New NYU Stern Textbook to Advance Study of Business and Human Rights
Textbook Continues Stern’s Work at Intersection of Business and Society
Sarah Labowitz, who co-leads the Center for Business and Human Rights with Posner, sees the launch of the new textbook as a natural continuation of the really interesting things Stern is doing at the intersection of business and society. “In the last three years, Stern has created centers on globalization, environmental sustainability and business and human rights,” she says. “I think that reflects a really forward-looking vision of where business is going, and it’s appealing to a wider group of students interested in applying business skills to society’s most pressing problems.”
Publication of this seminal new textbook continues the center’s pro-business, solutions-based approach to confronting business and human rights challenges. The center also offers a range of classes to Stern MBA students—such as “Global Markets, Human Rights and the Press” and “Law and Business and Human Rights”—and conducts path-breaking research. Examples of this research include two recent articles co-authored by Labowitz and Baumann-Pauly on the apparel supply chain in Bangladesh: Beyond the Tip of the Iceberg: Bangladesh’s Forgotten Apparel Workers and Shared Responsibility: A New Paradigm for Supply Chains.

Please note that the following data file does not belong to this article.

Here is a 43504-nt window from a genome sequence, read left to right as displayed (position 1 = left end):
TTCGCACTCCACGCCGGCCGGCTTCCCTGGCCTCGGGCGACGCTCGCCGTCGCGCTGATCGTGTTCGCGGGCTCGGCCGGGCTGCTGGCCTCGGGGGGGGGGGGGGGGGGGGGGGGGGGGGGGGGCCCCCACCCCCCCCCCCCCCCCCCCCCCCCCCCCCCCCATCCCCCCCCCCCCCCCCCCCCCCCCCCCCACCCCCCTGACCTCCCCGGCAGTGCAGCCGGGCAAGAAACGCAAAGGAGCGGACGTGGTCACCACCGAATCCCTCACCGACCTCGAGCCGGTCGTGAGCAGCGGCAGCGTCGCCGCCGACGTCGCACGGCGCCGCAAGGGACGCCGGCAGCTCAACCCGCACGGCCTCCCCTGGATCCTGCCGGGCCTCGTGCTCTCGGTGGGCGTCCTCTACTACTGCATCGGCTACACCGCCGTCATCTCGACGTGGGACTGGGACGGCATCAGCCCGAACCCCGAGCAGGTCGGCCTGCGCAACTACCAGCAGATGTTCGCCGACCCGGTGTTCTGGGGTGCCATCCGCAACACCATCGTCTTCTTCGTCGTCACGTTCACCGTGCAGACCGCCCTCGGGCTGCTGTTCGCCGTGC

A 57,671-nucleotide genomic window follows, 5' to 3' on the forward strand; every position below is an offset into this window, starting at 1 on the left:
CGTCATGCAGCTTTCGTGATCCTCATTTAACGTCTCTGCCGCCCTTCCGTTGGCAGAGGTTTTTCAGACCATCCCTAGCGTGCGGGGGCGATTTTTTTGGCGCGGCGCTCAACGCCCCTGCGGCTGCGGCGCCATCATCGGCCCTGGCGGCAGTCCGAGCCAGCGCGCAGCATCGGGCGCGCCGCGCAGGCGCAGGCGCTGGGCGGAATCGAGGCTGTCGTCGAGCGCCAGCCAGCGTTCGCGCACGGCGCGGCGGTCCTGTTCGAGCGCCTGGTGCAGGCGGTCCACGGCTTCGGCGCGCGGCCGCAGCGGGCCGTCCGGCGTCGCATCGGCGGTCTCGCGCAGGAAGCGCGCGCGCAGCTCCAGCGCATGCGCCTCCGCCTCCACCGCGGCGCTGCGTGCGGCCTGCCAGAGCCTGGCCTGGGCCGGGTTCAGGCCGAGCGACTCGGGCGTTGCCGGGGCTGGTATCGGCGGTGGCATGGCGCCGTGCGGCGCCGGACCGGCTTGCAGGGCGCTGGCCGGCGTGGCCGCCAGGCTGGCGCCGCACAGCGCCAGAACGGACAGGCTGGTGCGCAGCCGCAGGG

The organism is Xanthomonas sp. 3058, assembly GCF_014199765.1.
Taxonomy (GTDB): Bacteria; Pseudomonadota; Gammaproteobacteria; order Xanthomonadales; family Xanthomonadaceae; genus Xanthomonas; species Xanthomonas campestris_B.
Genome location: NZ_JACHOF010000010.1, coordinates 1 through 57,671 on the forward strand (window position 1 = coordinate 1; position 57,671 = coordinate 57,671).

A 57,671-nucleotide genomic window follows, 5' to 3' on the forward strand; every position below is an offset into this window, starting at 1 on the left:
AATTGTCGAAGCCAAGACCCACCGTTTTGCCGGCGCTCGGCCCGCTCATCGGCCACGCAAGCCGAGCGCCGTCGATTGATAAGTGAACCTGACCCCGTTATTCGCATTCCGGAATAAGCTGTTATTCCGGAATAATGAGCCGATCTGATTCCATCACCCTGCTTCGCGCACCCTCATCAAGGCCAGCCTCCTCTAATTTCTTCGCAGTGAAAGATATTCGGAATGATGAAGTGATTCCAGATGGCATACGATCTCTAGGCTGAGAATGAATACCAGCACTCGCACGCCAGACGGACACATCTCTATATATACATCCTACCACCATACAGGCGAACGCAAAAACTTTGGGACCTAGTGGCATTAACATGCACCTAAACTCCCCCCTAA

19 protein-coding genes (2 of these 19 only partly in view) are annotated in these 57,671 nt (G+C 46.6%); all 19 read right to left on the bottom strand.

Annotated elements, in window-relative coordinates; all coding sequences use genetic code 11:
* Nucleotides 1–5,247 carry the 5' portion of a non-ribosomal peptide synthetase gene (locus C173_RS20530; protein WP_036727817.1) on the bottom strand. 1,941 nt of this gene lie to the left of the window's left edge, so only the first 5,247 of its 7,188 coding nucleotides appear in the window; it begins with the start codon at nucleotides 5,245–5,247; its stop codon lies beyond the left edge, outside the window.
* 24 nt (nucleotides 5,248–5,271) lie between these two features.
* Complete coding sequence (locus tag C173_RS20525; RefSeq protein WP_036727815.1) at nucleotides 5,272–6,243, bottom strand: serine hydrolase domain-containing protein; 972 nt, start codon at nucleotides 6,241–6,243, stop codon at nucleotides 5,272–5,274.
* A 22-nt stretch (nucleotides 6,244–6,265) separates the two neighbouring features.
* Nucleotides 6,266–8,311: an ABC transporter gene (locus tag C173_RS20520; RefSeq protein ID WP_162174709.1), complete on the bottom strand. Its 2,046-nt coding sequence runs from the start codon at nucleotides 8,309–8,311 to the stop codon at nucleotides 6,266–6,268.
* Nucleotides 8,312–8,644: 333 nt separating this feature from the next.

“We have created the first national-level map of the apparel industry in Bangladesh,” Labowitz says. Beyond this deep dive into the business and human rights issues in the fashion industry, the center has also started to conduct research on migrant workers in construction, the issues around privacy in the technology sector and more.
Goal Is to Establish Study of Business and Human Rights within Business School Curriculum
As for the hot-off-the-press textbook, Labowitz and Baumann-Pauly hope to use it to advocate for business and human rights to become part of the curriculum at all business schools. “The field is highly fragmented and includes multiple voices, and through this text we hope to provide a clearer vision of where this field should go,” Baumann-Pauly says.
In particular, the editors advocate for the adoption of industry-specific human rights standards. Concreteness around what is expected of companies is needed to make sure that investors and consumers have greater clarity over their business and human rights performances, they argue. “There is no way to know whether Coke or Pepsi is stronger around human rights because they commit to different policies and share different key performance indicators,” Baumann-Pauly offers as an example.
Baumann-Pauly herself will structure a course around the new textbook at Stern in the coming year, and co-editor Nolan will do the same at Australia’s University of New South Wales, where she teaches. UC Berkeley’s Haas School of Business—which recently hired its first business and human rights practitioner—has already expressed interest in the text, as has the University of Connecticut, Baumann-Pauly reports. She will also introduce the book at the Sixth Annual Teaching Business and Human Rights Workshop, to be held at Columbia University next month, where she hopes even more professors will embrace it and choose to use it in their classrooms.
Published by Routlege, the textbook is available for purchase on Amazon.